The COVID-19 Diaspora: What’s Driving City Dwellers to the Suburbs

Nearly 40% of U.S. adults living in urban areas indicated they would consider moving "out of populated areas and toward rural areas," compared to 29% of overall respondents.
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Following decades of densification of urban living, recent data points to an outmigration of urban residents in 2020 the likes of which have never been seen (at least not in our lifetime). In a recent New York Times article, FlatRate Moving reported a 78% increase in moves from New York City to Connecticut; a 48% increase to Long Island; and 38% to New Jersey from March 15 to April 28, 2020, compared to 2019. 

 

In a pre-pandemic state, living in the city made everything wonderfully accessible. Workplaces, apartments, your social circle—and the eclectic mix of bars, restaurants, and entertainment venues where you mingled with them—were all close at hand. Add a pandemic and a shutdown to the mix, and the city suddenly doesn’t seem quite so compelling. At the time of writing, the majority of workplaces for office workers are still closed as are all those bars and restaurants. Plus, you can no longer spend time with your social circle and that apartment with no private outdoor space is making your cabin fever worse the longer you’re forced to shelter-in-place there.

 

An online Harris Poll of 2,050 U.S. adults nationwide from April 25 to 27 asked whether they would consider moving to less-populated areas once the pandemic ended.

 

  • Nearly 40% of U.S. adults living in urban areas indicated they would consider moving “out of populated areas and toward rural areas,” compared to 29% of overall respondents. 

  • Forty-three percent of urbanites – a significantly higher percentage than of suburban (26%) and rural (21%) residents – said they’d recently browsed real estate websites such as Zillow, Redfin, and Realtor.com for homes or apartments to rent or buy.
supporting data graphic

What’s enabling this trend?

If you think about it on a human level, it’s easy to understand some of the forces that are driving this flight to the suburbs. Let’s imagine for a moment you’re a Millennial couple without kids fortunate enough to hold down two safe, well-paying jobs that allow you to live in an apartment on the Upper West Side. If you further imagine you have a dog, that’s almost 30 round trips each week in a small elevator to get her outside for a walk. Whereas if you were in any number of airier, greener spaces outside the city like Maplewood, NJ, Greenwich, CT, or Westchester County, chances are you could just open your back door to let the dog out.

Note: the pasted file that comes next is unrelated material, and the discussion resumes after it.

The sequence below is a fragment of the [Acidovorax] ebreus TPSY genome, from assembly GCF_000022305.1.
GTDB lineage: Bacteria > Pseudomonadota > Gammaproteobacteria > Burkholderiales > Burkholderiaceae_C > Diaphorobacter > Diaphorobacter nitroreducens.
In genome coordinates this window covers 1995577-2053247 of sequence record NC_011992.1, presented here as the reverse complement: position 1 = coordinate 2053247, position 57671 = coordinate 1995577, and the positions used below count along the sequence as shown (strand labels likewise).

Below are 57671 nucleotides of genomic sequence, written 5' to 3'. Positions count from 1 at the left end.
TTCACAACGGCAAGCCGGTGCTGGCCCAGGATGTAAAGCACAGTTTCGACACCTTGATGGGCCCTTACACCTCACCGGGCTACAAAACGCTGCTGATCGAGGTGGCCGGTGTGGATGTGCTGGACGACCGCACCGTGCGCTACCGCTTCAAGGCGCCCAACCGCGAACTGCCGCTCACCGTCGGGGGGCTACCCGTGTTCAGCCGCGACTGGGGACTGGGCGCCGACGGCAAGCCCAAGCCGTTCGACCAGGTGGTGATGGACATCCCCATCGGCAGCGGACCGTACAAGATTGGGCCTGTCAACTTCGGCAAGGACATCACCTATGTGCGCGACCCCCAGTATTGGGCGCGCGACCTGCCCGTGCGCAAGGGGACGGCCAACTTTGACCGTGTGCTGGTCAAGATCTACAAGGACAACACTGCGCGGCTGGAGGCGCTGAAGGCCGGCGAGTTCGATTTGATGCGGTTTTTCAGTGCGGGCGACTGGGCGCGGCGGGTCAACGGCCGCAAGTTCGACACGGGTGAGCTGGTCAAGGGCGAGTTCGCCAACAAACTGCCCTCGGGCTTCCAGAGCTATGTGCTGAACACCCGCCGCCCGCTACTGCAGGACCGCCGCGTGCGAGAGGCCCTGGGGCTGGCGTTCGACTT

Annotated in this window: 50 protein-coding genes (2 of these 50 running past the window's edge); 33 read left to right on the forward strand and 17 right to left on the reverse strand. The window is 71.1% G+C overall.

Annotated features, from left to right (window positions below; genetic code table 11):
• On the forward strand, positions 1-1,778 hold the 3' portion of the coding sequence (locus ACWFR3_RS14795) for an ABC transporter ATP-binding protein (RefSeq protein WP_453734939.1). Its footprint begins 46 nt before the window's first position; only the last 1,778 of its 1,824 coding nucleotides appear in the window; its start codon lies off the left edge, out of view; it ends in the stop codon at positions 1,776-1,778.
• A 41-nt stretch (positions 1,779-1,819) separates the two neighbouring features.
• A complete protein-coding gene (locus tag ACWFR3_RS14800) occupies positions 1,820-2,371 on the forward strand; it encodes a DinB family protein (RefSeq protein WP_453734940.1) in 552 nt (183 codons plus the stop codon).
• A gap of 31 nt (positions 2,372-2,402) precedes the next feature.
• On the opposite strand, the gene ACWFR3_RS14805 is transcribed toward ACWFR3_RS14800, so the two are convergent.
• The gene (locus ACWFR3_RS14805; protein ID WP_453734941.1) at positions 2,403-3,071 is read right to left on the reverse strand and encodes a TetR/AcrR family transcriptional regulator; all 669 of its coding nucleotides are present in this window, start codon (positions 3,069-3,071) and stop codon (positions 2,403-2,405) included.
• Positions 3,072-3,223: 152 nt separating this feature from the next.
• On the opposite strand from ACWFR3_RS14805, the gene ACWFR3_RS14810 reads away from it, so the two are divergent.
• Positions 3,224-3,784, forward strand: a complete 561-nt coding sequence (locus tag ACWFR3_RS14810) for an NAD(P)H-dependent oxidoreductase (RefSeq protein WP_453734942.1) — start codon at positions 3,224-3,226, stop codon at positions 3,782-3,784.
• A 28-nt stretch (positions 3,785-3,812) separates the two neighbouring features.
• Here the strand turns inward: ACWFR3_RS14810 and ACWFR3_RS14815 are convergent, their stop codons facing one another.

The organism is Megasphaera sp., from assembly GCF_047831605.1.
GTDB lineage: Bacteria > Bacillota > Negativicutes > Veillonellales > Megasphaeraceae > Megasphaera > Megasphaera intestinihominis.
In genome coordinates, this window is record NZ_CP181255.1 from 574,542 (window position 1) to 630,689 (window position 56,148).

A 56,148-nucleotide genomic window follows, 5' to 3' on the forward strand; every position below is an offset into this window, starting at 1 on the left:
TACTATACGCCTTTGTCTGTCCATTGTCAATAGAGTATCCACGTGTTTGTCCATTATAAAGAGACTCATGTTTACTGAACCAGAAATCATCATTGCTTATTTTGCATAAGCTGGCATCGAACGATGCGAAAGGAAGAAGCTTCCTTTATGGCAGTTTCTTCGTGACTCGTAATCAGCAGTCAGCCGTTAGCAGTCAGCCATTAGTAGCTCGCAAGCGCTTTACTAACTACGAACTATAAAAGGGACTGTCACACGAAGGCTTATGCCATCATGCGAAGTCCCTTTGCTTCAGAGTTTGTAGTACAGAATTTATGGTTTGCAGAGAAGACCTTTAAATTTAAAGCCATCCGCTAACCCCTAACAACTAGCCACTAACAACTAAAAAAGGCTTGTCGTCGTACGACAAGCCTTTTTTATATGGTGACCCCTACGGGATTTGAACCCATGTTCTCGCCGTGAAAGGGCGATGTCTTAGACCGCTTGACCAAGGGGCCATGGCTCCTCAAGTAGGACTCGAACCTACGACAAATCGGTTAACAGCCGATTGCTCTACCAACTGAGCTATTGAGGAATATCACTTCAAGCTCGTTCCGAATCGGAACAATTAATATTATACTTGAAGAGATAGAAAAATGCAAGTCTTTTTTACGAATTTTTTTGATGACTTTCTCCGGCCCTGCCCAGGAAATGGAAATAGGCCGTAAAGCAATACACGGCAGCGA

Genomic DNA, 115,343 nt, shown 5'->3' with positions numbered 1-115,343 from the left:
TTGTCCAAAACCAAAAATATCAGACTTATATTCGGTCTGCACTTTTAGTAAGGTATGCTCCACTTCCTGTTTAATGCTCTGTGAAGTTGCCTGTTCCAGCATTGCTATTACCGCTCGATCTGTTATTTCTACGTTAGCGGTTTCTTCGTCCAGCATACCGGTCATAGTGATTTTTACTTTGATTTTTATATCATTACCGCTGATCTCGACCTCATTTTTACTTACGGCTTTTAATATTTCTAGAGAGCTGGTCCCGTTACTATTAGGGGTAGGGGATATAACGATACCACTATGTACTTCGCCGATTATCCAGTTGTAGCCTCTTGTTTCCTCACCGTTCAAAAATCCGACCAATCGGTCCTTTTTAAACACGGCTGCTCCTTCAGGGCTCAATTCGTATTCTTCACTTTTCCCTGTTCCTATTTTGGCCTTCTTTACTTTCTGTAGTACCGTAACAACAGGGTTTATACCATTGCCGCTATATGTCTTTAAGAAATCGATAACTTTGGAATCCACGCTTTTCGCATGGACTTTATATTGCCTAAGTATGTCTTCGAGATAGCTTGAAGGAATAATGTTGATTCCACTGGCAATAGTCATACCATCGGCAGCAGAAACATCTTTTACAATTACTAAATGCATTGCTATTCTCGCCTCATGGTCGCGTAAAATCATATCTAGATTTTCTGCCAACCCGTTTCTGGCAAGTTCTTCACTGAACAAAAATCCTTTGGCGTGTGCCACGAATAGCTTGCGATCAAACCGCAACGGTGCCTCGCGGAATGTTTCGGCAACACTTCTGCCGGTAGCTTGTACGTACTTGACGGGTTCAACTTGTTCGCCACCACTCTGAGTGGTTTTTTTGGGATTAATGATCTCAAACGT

Similarly, if you’ve spent the past four-plus months working from home with no loss of productivity, how important is it to be a short 1 Line ride to your office in Bryant Park? If the plan for the future is to attend the office in person once or maybe twice a month and work from home the rest of the time, perhaps it’s fine to be an hour or so away from Grand Central on the Metro-North.

 

There are financial implications to this movement as well. In a recent study, Zillow found that homebuyers can expect to pay 26.5% of their income each month for a median-value home in a city, compared to 20.2% for a similar home in the suburbs. 

 

COVID-19 has forced us to think differently about our safety and to make changes where we can to preserve our physical and mental well being. And while the examples above focus on the Northeast, this is not a New York or even a coastal cities issue. Even in landlocked Dallas, apartment occupancies are falling in city center markets but rising rapidly in the suburbs. Suburban apartment communities in the Dallas-Fort Worth area saw a 40% rise in searches in recent months, according to a study by Apartments.com.

 

“Shelter-in-place orders have driven renters in tiny city-center apartments to wish they had more space to move around inside, a yard to play outdoors or even a quiet neighborhood in which to exercise,” said the Apartments.com analysts.